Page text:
Michael Brangwynne

IT/Marketing, Route 44 Toyota
Assonet, MA, United States

About Michael

Bio

My name is Michael Brangwynne, I am a 28 year old male married with one child. I am disabled with a rare genetic disease called hereditary spastic paraplegia. My disease is the topic of my life. Once a prominent young pitcher who has now become the "kid in the wheelchair". Do not get me wrong, I believe myself to be much more than that title and believe I have a much greater message to share with the world. I love to make people laugh and to make them learn that not all disabilities limit people in how they think and how they move. I still have the ability to walk short distances and continue to drive my vehicle without aide. I love turning the tables on my disability and treating others the way they always presume they need to treat me. I hold the door for everyone and make sure to have a smile on my face every time I meet someone I don't know and every time I reconnect with a friend or loved one. The phrase treat others how you want to be treated is a phrase I take to heart but in an opposing way. I treat others the way they assume they need to treat me. I do not need every door held for me nor do you need to smile at me every time I look at you. You give me the "poor guy" smile like I am always sad and your smiling face makes me feel more comfortable inside. It does not, it makes me feel like I am walking down main street in Disney Land, you know, the "happiest place on earth". This is another reason that I love children when I am out and about in my wheelchair. They don't hesitate to ask me questions, look at me in wonder and treat me like a human. Without asking me questions like "what happened to your legs?" and "were you always like that?" people will never learn about me and my differences. The difference between myself and most people is not that I am disabled it is that I realize I am not disabled, only different. People always seem to be categorizing things including other people. Everyone is either white or black or have bad vision or cannot walk. I disagree with that and think everyone is human and that everyone is different, some just more than others.

Languages

English

Areas of Expertise

disabilities, sports, Web, thinking

An idea worth spreading

I think the best idea worth spreading is the idea that people need to treat others better. We have gone away from respecting elders and parents and that sickens me to no end. Everything seems to be about getting ahead of everyone else and making yourself out to be better than everyone else. Where has the compassion and trust gone in this world? No one trusts anyone any more and no one should. There is no sense of community, no sense of working together as a team to survive. Everything I see is about getting yourself and your family to survive even if it means screwing someone else. Why can't we live in a world where we all help one another again? Isn't that how this country of mine started, cause it seems it may be how this world may come to an end.

I'm passionate about

Living life to the fullest and getting through tough times. Everyone has tough times they need to get through and many times need help to get through it. I want to help everyone get through theirs.

Universities

Umass Dartmouth

Talk to me about

Any and everything. I am not afraid to learn from others or learn what others think. I also have no problem returning the favor and letting you pick my brain and opposing my point of view.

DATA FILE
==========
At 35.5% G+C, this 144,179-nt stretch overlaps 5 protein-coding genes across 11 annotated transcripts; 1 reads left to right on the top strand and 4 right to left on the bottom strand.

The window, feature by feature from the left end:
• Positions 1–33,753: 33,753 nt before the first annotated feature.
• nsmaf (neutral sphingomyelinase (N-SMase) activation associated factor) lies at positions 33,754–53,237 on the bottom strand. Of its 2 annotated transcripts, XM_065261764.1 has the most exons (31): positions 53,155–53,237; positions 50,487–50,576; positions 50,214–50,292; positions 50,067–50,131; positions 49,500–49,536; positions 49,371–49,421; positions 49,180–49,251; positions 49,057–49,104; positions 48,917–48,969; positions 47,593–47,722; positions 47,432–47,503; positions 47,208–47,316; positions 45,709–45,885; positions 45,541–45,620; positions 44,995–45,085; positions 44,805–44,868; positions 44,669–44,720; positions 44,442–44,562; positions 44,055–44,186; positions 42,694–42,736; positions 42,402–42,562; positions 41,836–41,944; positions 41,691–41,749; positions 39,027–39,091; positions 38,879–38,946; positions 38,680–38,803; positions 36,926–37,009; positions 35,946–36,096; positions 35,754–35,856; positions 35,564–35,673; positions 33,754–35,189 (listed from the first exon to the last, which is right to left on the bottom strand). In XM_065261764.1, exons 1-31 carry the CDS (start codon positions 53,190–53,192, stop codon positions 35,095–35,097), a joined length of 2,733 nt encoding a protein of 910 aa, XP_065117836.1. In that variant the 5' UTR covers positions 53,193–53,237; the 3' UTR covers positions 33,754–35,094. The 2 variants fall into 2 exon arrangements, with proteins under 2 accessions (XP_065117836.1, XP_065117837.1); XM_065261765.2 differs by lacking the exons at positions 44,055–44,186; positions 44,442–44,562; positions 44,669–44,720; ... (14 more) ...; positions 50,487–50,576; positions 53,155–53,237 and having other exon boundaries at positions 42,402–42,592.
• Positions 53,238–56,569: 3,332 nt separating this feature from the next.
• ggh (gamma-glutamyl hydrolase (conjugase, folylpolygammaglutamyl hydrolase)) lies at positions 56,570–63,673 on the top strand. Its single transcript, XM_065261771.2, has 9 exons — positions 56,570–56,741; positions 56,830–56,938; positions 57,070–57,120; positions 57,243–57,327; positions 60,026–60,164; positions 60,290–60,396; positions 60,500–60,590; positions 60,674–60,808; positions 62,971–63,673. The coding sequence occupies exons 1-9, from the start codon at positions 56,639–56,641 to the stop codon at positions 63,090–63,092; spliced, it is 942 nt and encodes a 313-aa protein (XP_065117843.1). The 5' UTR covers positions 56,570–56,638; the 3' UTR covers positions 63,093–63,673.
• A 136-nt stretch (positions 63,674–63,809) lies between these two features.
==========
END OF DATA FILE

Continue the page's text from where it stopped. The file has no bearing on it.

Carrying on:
People don't know I'm good at

Popping wheelies, smiling, poetry, writing, computers and living. I love making people laugh and smile as well as getting them to re think what they see as the normal and what they see as right.

My TED story

My ted story starts with my grandfather, he was and still is the greatest man I have ever known in my entire life. He struggled with many things in life but always put those things on the back burner for others including his family and total strangers. I remember gardening all summer with him, he loved his garden and I loved gardening with him every weekend. He always grew string beans, cucumbers and tomatoes. He especially loved tomatoes and would bite right into them like they were apples. The funniest part of all was that no one in the family really liked tomatoes except for him and every year we would grow a bunch of them, probably close to 100. Every year when we finished picking all the tomatoes my grandfather would pack them all in a bunch of paper bags. We would walk to church and give them out to strangers we had grown to talk with there on Sunday mornings, Not only that but after church we would walk the neighborhood and go door to door till we ran out of bags to give.

Comments & conversations

Noface
Michael Brangwynne
Posted almost 3 years ago
Does formal education as a child hinder a child's creativity?
I find this interesting and reminds me of my childhood. My grandfather was an artist and drew many things people would recognize today. Every time he handed me a coloring book and crayons he would tell me "Don't color in the lines". He always thought lines restricted creativity and was never afraid to tell me it was ok to break through the normal.
Noface
Michael Brangwynne
Posted almost 3 years ago
Is it right to profit from addiction? Is it right to profit from harm?
I believe it is wrong. Everyone has a choice including the choice not to sell the addictive products and services. Why don't they deal/sell the solution to this addiction instead? Is it because love is free? You have the right to sell or do whatever you want but when it harms others there may be line there that should not be crossed. Then again can you not say it is the fault of the addicted for getting addicted to something they knew was addictive in the first place? Then again we do have free will and also have the right to make mistakes.